Liu Cong (Han dynasty)

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Liu Cong
Simplified Chinese 刘琮
Traditional Chinese 劉琮

Liu Cong was the second son of the warlord Liu Biao during the late Han Dynasty period of Chinese history.

Family background[edit]

Liu Cong's ancestral home was in Gaoping, Shanyang (present-day Zoucheng, Shandong). He was the second son of Liu Biao, the Governor of Jing Province (荊州; covering present-day Hubei and Hunan). He was a descendant of Liu Yu (劉餘), Prince Gong of Lu. He had an older brother named Liu Qi, who, like him, was also born to Liu Biao's first wife. Liu Qi and Liu Cong's mother died early.

Biography[edit]

Liu Biao initially favoured his older son Liu Qi because the latter resembled him in appearance. Liu Cong later married the niece of Liu Biao's second wife, Lady Cai. Due to this, the Cai clan was naturally inclined to support Liu Cong, and they often spoke ill of Liu Qi in front of Liu Biao. Liu Qi fell out of his father's favour and heeded Zhuge Liang's suggestion to leave Jing Province's capital Xiangyang and travel to Jiangxia. On the other hand, Liu Biao loved Liu Cong deeply and wanted to let his younger son succeed him as Governor of Jing Province. A rift developed between Liu Cong and Liu Qi as a consequence.

In 208, Liu Biao became seriously ill, and Liu Qi returned from Jiangxia to visit his father. Lady Cai's younger brother, Cai Mao, and Cai Mao's nephew Zhang Yun were worried that Liu Biao might change his decision after meeting Liu Qi, so they denied Liu Qi entry and refused to let him see his father. Liu Biao died shortly afterwards and Liu Cong became the new Governor of Jing Province.

About a month later, the northern warlord Cao Cao led an army to invade Jing Province. Liu Cong's advisors Kuai Yue, Wang Can and Fu Xun (傅巽) urged him to surrender to Cao Cao. Liu Cong initially desired to put up resistance but was eventually persuaded by Fu Xun to dismiss the idea. When Cao Cao's army reached Xiangyang, Liu Cong surrendered Jing Province to him. Cao Cao appointed Liu Cong as Inspector of Qing Province (青州刺史) and granted him the title of a marquis. On Cao Cao's recommendation, Liu Cong was later promoted to Counsellor Remonstrant (諫議大夫) and Army Advisor (參軍事).[1]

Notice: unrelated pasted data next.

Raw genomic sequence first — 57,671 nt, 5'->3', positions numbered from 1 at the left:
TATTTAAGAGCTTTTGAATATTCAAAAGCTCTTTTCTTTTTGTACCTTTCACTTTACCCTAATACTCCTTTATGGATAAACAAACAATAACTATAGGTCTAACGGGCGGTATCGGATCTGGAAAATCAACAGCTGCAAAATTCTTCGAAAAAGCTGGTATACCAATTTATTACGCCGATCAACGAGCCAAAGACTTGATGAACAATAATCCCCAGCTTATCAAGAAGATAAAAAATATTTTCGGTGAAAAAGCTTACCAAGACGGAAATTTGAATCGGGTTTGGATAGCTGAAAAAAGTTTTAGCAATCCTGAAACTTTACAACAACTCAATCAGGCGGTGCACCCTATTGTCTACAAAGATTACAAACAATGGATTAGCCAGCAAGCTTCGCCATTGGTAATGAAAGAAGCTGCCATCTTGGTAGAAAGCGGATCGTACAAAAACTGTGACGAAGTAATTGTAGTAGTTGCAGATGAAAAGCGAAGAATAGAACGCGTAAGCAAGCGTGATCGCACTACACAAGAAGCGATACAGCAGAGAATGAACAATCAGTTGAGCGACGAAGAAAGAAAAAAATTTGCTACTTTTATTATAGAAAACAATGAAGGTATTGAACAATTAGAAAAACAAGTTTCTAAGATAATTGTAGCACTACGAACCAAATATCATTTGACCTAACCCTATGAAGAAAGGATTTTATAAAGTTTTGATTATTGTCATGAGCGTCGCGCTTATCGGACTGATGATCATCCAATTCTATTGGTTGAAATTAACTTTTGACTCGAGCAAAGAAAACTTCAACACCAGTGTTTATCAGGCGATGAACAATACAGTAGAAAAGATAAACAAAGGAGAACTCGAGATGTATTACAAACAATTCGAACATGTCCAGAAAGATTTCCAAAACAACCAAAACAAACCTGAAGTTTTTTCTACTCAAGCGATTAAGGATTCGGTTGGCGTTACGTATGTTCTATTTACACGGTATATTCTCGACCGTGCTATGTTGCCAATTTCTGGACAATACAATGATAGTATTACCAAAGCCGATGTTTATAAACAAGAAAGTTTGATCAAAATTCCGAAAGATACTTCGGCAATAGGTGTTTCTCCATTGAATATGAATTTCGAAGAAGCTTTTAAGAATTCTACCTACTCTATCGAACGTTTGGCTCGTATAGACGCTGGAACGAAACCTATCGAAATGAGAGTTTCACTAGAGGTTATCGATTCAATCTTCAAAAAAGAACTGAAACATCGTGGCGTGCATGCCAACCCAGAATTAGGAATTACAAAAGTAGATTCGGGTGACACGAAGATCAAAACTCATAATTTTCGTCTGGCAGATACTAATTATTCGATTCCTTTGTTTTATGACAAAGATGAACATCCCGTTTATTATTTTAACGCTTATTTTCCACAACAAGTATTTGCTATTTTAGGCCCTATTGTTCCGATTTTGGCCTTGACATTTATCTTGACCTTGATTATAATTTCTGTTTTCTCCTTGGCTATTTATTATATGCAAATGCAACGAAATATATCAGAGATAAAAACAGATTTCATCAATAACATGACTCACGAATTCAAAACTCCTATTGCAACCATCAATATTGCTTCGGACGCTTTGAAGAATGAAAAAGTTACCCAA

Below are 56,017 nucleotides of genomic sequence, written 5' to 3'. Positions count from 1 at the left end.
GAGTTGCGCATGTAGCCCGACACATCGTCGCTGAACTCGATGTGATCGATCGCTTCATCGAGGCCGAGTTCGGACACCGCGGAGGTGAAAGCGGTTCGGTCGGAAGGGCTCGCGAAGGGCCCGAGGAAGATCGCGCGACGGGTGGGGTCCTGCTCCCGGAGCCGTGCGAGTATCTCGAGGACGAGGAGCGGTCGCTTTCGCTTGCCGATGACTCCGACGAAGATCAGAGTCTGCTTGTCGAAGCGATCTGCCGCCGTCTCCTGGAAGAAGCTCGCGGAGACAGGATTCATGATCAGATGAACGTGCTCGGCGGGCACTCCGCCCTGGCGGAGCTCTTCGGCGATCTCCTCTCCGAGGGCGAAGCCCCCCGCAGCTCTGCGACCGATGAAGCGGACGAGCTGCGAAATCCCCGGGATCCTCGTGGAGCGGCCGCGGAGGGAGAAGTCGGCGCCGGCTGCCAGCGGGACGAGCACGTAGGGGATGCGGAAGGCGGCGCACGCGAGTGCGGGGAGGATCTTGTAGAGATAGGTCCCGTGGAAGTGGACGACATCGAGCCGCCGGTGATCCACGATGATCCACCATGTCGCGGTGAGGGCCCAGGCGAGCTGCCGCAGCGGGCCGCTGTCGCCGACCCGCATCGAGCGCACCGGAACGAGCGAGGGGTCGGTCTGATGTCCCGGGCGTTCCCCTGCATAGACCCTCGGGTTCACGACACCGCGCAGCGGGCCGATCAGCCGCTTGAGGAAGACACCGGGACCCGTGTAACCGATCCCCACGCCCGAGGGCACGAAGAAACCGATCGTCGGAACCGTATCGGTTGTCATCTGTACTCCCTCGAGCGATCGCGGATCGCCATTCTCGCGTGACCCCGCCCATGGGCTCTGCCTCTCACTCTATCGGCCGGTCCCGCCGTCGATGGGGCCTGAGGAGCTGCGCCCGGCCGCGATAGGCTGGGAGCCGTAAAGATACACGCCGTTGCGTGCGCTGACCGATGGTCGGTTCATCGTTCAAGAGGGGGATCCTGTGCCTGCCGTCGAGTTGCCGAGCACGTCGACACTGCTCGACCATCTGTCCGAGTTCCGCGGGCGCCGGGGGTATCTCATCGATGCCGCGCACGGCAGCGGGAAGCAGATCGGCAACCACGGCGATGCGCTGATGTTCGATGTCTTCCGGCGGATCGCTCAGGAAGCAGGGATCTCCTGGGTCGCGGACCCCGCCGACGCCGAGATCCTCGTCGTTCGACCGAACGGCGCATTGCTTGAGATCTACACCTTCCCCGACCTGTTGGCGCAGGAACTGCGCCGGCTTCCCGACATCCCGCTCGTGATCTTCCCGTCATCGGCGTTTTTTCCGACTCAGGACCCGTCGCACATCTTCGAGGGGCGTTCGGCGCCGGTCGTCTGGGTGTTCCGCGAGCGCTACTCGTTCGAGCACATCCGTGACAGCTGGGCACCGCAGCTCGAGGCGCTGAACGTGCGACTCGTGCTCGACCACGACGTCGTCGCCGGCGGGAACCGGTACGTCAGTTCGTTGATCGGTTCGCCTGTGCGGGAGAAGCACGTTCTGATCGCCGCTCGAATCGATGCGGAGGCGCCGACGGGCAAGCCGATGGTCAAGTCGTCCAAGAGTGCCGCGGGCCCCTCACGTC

In fiction[edit]

In Luo Guanzhong's historical novel Romance of the Three Kingdoms, Liu Cong was born to Liu Biao's second wife Lady Cai. Lady Cai detested Liu Qi and plotted with her brother Cai Mao to have Liu Qi killed. Liu Qi evaded danger by leaving Xiangyang and traveling to Jiangxia. Liu Cong succeeded Liu Biao as Governor of Jing Province after the latter died.

When Cao Cao invaded Jing Province, Liu Cong surrendered immediately and yielded the province to Cao. Liu Qi, however, defended Jiangxia and allied with the warlords Liu Bei and Sun Quan to resist Cao Cao. Liu Cong was appointed as Inspector of Qing Province by Cao Cao after his surrender. However, Cao Cao later sent his general Yu Jin to lead soldiers to kill Liu Cong and Lady Cai while they were traveling to Qing Province. His incompetency is exaggerated in his novel. According to Sanguozhi, the historical account suggested that Liu Cong wanted to ally with both Liu Bei and his brother Liu Qi against Cao Cao. However his minister told him that such a move would be treachery against the state given Cao Cao now had the emperor hostage, as a result, he surrendered.

See also[edit]

Notes[edit]

  1. ^ Pei Songzhi's annotation from The Story of Emperor Wu of Wei (魏武故事) in Records of Three Kingdoms

References[edit]